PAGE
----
Assessment is essential, but are we always clear what it’s for?

For the first CFA in the sequence of learning for this goal, the PLC members decide to copy and paste five comprehension questions from the unit summative materials that are provided in the teacher’s edition of the district-wide adopted textbook. They agree to each use the five copied-and-pasted questions with their students, gather and analyze data on their responses, and then determine next steps. Here’s how they answered the three purpose questions as a team.

1. What is the purpose?

The reason for the CFA is to inform how to adjust instruction and supports as students practice how to analyze the development of theme over the course of a text.

2. Do the assessment and its purpose fit the context, chosen outcome (e.g., learning goal), and placement in the learning cycle, progression, or continuum of development?

No. There’s a mismatch between the learning goal (analyzing theme) and what the questions measure (comprehension).

Building and checking for comprehension are certainly necessary steps toward successful theme analysis, but we can’t just copy and paste comprehension questions without adjusting them to scaffold up to questions that directly ask about the development of theme. If we don’t fix this, we’ll go through the CFA process only to find we don’t have the data we need to make sure all students are learning and growing in the learning goal of focus.

3. Do the assessment process, tool, and data use match the purpose it was designed to serve?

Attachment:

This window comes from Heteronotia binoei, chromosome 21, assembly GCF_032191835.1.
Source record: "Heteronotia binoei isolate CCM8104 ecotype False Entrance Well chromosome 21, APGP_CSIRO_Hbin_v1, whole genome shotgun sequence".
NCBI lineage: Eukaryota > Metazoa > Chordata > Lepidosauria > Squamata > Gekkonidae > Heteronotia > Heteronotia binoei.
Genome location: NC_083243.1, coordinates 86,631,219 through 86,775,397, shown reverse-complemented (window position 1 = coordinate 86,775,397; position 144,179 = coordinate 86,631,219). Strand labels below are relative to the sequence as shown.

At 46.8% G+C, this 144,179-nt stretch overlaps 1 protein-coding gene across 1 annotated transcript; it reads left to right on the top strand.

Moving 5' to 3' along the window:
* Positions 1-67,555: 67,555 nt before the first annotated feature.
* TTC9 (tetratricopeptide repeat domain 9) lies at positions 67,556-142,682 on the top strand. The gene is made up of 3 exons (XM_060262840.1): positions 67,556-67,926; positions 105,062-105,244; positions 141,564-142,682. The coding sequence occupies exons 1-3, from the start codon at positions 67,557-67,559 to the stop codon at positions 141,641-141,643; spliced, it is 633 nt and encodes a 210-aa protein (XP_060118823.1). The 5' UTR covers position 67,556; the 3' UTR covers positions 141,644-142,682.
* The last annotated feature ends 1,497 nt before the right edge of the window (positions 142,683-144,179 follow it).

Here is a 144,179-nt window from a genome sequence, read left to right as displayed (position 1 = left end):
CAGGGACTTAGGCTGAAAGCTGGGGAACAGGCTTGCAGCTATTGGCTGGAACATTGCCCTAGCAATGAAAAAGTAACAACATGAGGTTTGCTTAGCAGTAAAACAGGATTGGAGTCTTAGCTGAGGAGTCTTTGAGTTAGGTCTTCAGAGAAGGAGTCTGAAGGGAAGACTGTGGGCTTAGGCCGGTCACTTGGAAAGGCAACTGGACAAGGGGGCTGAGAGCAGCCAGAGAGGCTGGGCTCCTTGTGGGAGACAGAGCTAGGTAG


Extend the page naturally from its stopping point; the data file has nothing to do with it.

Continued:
No. We selected comprehension questions from the end-of-unit summative materials without adjusting for the learning goal (analyzing theme) or the formative purpose (gauge student progress in analyzing theme). The summative questions could certainly inform how to craft or select CFA questions, but they should not be copied, pasted, and used as-is because they were designed and placed in the textbook for summative purpose.

Next steps

Because there’s a clear disconnect with the assessment and purpose in this example, the PLC has some work ahead of them. But how much better is it to regroup this early in the process than to realize the assessment data you’ve spent days, weeks, or longer gathering can’t help you gain the understanding or make the decisions you need?

Educators may feel like they must use district- or school-adopted curriculum materials, such as assessments in provided textbooks, as-is, just like the eighth-grade PLC did. But keep in mind that textbook writers must create resources for a broad audience; they do not know your specific students, your learning goal(s) of focus, or when and where the learning goal is placed in your course or class learning journey. In other words, they don’t know the best-fit responsive moves; you do. Especially in the formative phases of learning, it is important to check and, if necessary, adjust assessment tasks or processes to ensure a match between assessment purpose and learning goal, timeframe, and scaffolds needed for all students to succeed in demonstrating their abilities. If we don’t, we risk operating as though our educators and learners are robots on an assembly line, which can undermine the learner- and learning-centered aim of assessment empowerment. A factory model approach to education used to be the expectation and norm; that is no longer the case.

Scenario 2: Leadership example

At Seaside Elementary, third-graders take MAP® Growth™, NWEA’s interim assessment, in the fall, winter, and spring. The district leadership team is working on improving reading instruction, so they use MAP Growth results to evaluate teacher performance.

1. What is the purpose?

We are using MAP Growth to evaluate teacher performance.

2. Do the assessment and its purpose fit the context, chosen outcome (e.g., learning goal), and placement in the learning cycle, progression, or continuum of development?